Arab League Secretary-General Amr Moussa has sent two delegations to the Gulf countries regarding the recent United Nations Security Council resolution, Arab diplomats at the Arab League said on Tuesday.
Syrian and some Lebanese groups have rejected and condemned the UN Security Council resolution threatening Syria.
Speaking to Aljazeera, Numair Ghanim, Head of Syria's parliamentary committee on international relations, said: "Syria has demanded an urgent session of the Arab League to hold talks among Arabs and transfer the dangers behind the current events in the Middle East, particularly the pressure imposed on Syria."
"All our Arab brothers should be aware of what is going on, as this series, which the United States wants to play in the area, would not stop in Syria and Lebanon," he said.
"Al-Hariri's blood has been used as a tool to achieve their [US] previously planned objectives," he added.
"In addition, they have now exceeded the limits of revealing the truth," Ghanim said.
"Therefore, Syria wants to hold talks with its Arab brothers to be put in front of their responsibilities," he added.
UN chief investigator Detlev
Mehlis has returned to Beirut
Syrian President Bashar al-Assad had previously sent an envoy, Syrian Deputy Foreign Minister Walid al-Muallim, to some Gulf Arab countries to deliver his message and inform them of the situation while garnering support, Ghanim said.
"Syria's policies are clear. It has a definite position towards this case and wants to inform all its Arab brothers of the truth taking place on the ground," he added.
"Syria has previously announced it would fully cooperate in order to achieve the main objective of the probe committee which is to reveal the truth behind al-Hariri's assassination," Ghanim said.
He believes that the use of the word cooperation is relative and open to interpretation and is the key in this case.
Ghanim said if this cooperation serves the objective of revealing the truth, then Syria would cooperate fully with the committee.
"However, if this cooperation is meant to achieve objectives other than revealing the truth behind al-Hariri's assassination, Syria will then adopt a different position," he added.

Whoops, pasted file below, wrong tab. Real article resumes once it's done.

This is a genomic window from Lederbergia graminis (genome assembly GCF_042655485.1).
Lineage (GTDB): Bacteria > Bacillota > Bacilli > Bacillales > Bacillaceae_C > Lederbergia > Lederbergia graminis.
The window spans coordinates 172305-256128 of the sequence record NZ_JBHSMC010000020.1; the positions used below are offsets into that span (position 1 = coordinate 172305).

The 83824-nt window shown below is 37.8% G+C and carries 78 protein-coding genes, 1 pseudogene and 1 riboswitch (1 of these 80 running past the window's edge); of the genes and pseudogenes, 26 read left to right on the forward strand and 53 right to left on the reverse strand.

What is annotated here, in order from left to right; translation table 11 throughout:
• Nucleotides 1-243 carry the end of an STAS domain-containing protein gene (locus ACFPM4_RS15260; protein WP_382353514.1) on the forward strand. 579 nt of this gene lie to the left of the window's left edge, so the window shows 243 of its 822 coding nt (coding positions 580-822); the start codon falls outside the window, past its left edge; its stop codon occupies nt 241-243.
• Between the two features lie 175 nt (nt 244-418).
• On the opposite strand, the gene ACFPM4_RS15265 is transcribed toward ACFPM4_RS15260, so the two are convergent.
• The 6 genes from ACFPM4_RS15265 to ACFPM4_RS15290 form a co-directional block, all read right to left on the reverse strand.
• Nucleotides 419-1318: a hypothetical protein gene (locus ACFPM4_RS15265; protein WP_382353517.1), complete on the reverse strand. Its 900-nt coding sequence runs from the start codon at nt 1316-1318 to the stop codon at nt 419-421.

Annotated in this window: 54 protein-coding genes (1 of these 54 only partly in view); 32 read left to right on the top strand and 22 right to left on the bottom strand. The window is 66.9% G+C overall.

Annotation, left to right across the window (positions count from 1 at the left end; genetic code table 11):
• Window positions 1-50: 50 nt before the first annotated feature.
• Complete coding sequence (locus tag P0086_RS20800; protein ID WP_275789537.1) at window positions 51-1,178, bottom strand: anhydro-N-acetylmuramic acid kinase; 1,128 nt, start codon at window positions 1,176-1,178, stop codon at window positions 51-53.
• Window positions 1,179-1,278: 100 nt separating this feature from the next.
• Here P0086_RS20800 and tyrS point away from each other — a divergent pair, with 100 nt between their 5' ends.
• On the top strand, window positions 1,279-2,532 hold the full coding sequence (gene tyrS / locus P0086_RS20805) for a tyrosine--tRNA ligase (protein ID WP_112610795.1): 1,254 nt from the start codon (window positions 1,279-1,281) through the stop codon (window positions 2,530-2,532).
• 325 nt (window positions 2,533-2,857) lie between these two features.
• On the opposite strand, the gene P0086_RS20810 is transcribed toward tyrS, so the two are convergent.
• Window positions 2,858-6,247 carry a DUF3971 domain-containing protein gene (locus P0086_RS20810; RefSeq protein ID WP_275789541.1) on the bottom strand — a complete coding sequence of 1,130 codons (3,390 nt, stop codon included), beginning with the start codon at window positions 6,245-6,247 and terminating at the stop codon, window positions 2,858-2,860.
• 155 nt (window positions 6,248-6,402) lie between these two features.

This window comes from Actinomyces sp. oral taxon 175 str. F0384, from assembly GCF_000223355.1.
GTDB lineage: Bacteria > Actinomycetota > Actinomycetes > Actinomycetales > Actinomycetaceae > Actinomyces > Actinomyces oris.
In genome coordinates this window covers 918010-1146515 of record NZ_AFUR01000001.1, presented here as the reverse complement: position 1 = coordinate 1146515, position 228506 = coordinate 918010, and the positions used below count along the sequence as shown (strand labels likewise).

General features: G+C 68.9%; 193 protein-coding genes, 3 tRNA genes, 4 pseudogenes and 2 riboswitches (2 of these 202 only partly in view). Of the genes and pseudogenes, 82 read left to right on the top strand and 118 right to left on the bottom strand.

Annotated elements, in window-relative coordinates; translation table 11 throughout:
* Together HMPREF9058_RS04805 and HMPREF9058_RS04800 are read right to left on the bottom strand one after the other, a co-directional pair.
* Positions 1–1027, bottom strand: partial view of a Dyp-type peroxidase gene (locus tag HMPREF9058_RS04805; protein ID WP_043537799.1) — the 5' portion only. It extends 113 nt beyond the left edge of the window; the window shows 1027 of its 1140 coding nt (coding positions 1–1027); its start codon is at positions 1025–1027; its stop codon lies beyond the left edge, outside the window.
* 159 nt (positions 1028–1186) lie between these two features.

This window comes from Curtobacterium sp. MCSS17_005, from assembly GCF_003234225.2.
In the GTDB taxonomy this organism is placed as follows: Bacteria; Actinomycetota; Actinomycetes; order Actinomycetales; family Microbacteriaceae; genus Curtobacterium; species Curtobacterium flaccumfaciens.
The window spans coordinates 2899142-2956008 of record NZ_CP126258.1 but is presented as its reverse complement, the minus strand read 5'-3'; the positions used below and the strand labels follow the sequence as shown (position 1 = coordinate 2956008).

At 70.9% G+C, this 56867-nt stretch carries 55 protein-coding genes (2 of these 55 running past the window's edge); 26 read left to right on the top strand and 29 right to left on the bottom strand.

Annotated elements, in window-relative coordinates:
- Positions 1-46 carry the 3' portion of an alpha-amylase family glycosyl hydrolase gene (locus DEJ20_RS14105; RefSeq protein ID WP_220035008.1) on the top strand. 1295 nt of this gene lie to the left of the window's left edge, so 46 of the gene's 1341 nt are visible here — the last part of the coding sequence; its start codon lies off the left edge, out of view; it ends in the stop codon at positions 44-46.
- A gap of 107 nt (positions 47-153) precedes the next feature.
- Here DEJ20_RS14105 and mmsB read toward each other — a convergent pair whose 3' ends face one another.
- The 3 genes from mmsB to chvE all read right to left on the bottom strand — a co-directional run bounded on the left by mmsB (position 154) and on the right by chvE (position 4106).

Mehlis back in Beirut
Meanwhile the UN team investigating the February murder of five-time Lebanese prime minister Rafiq al-Hariri was back in Beirut on Tuesday buoyed by the unanimous backing of the Security Council for its demands for better cooperation from neighbouring Syria.
UN chief investigator Detlev Mehlis flew into Beirut on Monday evening as Resolution 1636 was being passed in New York, Lebanese officials said.
Bashar met Qatari FM Hamad bin
Jassem in Damascus on Monday
Prime Minister Fuad Siniora, whose government was praised by Mehlis's report to the Security Council last week, welcomed the new resolution.
"I hope our Syrian brothers will now match words with deeds and cooperate fully with the international inquiry," said Siniora, who was for years the slain al-Hariri's right-hand man in both politics and business.
Siniora expressed satisfaction with the resolution, even though it had been watered down from earlier drafts circulated by Britain, France and the United States, saying it would help the UN team's inquiry.
He also raised the possibility that the commission's mandate might be extended beyond its current 15 December expiry date "if the Lebanese government requests it".
Mehlis's team was already given one three-month extension to allow it more time to complete its investigation, and in particular to interview senior Syrian officials.